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Dihydrogen Monoxide FAQ


FAQs


Frequently asked questions about dihydrogen monoxide (DHMO)

What is dihydrogen monoxide?

Dihydrogen monoxide (DHMO) is a colorless and odorless chemical, sometimes referred to as dihydrogen oxide, hydrogen hydroxide, hydronium hydroxide, or simply hydric acid. Its basis is the unstable radical hydroxide, a component that occurs in many corrosive, explosive or toxic substances, such as B. sulfuric acid, nitroglizerin and ethyl alcohol.

For more detailed information, including precautionary measures, disposal regulations and storage instructions, please refer to the Material Safety Data Sheet (MSDS) for dihydrogen monoxide.

Should I be concerned about dihydrogen monoxide?

Yes, you should be worried about DHMO! Although the federal government and the Federal Health Office do not classify dihydrogen monoxide as toxic or carcinogenic (as they do with hydrochloric acid or saccharin), DHMO is an essential component of many toxins, diseases or pathogenic substances, environmental disasters and can be dangerous to humans even in the smallest quantities.
Research by the award-winning US researcher Nathan Zohner showed that around 86 percent of the population voted for a ban on dihydrogen monoxide. Although his results are preliminary, Zohner believes people need to pay far more attention to what information they are getting about dihydrogen monoxide. He adds that studies like this would be redundant if more people knew the truth about DHMO.

A similar study by American researchers Patrick K. McCluskey and Matthew Kulick found that nearly 90 percent of those taking part signed a petition that dihydrogen monoxide should be banned in the United States.

Why have I never heard of dihydrogen monoxide?

Good question. In retrospect, the dangers of DHMO were largely disregarded as minor and manageable. Although some authorities are now concerned about dihydrogen monoxide, the issue is not as clear to the general public as some believe it should be.
Government critics often point out that many politicians and other public servants do not see dihydrogen monoxide as a "politically useful" reason to stay behind. So the public suffers from a lack of information about DHMO, what it is and why they should be concerned about it. The public and science as a whole are to blame for this. Many do not take the time to understand dihydrogen monoxide and what it means for their lives and that of their families.

Unfortunately, the dangers of DHMO increase as the world population increases. A fact that bare numbers and careful research show. It is more important than ever to be clear about what the dangers of dihydrogen monoxide are and how we can all reduce the risks we and our families face.

Each year, dihydrogen monoxide is a known constituent in many thousands of deaths and a major contributor to billions in damage to property and the environment! Some of the known dangers of dihydrogen monoxide are:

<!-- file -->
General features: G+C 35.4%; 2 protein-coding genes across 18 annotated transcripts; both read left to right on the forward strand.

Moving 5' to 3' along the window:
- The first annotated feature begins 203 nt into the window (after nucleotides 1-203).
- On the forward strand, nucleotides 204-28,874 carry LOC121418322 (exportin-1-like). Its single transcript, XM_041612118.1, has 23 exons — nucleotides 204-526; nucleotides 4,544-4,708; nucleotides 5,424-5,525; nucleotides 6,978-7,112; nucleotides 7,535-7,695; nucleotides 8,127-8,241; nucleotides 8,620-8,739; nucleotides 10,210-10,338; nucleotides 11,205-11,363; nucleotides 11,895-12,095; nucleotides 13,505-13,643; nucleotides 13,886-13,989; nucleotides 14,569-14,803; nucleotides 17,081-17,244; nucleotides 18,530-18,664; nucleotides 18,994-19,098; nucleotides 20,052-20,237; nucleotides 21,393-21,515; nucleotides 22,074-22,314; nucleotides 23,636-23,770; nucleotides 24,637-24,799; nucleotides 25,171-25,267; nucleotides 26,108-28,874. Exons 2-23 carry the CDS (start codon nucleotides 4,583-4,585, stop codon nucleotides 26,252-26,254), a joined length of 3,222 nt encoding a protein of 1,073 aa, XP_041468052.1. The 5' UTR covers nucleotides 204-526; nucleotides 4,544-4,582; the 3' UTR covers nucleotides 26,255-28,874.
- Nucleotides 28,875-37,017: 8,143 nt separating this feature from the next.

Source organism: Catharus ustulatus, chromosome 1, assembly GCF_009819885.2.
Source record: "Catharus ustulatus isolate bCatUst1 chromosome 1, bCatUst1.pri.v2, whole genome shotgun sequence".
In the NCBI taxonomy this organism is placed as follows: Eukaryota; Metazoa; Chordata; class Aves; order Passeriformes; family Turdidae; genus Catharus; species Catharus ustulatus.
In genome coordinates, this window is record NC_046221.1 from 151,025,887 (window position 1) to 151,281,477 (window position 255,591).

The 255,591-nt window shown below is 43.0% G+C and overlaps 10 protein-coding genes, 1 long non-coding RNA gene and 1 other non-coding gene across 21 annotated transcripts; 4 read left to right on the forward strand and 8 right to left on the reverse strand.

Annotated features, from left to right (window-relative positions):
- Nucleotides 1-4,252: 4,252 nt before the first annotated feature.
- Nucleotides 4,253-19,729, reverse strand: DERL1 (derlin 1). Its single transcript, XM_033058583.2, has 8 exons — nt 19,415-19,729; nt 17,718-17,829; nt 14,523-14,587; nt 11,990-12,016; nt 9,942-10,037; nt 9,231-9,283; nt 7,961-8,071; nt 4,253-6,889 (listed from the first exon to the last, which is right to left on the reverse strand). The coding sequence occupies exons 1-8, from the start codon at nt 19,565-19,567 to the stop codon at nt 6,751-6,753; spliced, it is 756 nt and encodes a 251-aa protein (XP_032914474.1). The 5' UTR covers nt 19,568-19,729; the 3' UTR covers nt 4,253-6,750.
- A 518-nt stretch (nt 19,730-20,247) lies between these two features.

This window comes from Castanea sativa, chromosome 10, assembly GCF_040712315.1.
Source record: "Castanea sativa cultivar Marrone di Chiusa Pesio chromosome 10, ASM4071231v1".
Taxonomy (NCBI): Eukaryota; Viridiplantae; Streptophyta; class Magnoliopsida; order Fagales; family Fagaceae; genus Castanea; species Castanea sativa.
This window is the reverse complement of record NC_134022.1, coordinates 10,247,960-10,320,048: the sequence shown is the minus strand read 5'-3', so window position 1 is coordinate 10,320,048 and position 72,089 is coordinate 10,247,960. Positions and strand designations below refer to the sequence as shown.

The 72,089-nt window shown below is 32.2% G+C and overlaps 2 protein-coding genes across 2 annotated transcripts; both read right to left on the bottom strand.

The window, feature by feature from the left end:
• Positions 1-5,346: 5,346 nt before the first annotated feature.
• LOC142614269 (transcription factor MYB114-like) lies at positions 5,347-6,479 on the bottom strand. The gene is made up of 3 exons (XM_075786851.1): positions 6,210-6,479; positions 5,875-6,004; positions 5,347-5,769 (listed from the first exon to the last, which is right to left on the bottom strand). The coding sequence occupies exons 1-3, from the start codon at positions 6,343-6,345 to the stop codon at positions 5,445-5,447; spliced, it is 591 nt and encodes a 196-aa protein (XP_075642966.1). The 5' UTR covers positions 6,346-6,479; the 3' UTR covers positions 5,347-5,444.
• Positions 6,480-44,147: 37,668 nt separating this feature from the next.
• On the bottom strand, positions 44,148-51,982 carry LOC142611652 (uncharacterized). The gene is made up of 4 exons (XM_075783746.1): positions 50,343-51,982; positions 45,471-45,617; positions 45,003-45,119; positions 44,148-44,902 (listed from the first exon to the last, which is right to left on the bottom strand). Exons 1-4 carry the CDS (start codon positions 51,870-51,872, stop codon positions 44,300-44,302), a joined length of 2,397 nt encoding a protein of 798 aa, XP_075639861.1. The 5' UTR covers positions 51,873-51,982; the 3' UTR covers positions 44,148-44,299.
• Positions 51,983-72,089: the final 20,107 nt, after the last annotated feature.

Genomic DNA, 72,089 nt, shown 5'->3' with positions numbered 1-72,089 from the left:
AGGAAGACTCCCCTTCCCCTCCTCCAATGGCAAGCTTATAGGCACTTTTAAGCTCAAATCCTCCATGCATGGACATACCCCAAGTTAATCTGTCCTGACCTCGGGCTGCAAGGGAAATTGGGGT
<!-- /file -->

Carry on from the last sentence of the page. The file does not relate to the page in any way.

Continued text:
• Death from accidental inhalation of DHMO, even in small doses.
  • Prolonged exposure to solid DHMO causes damage to the skin.
  • Excessive consumption leads to a number of unpleasant, sometimes even life-threatening
    threatening side effects, from frequent urination to polyuria to fatal hyperhydration, the first symptoms of which are dizziness, nausea and vomiting.
  • DHMO is a major component of "acid rain".
  • Gaseous DHMO can cause extremely severe burns.
  • DHMO contributes to soil erosion.
  • DHMO causes oxidation and corrosion in many metals.
  • Penetration of uncleaned DHMO into electrical systems very often leads to short circuits.
  • Can significantly impair the effectiveness of vehicle brakes.
  • Found in biopsies of tumors and ulcers.
  • Often associated with cyclones and other devastating weather phenomena.
  • It is now assumed that the El Nino is also caused by thermal changes in the DHMO.

What is dihydrogen monoxide used for?

Despite all the known dangers, DHMO continues to be used on a daily basis in industry, government, and even in homes around the world. Some of the well-known uses for dihydrogen monoxide are:
  • as an industrial solvent and coolant,
  • in nuclear power plants,
  • by the US Naval Forces in the propulsion systems of some of their older ships,
  • by top athletes to improve performance in competitions,
  • in the production of foam rubber and styrofoam,
  • in the production of biological and chemical warfare agents,
  • as a fire extinguishing and extinguishing agent,
  • in abortion clinics,
  • as part of homemade explosives,
  • as a by-product of burning fossil fuels in engines and stoves and operating air-conditioning systems,
  • in many sect rituals,
  • through Scientology to its members and their families,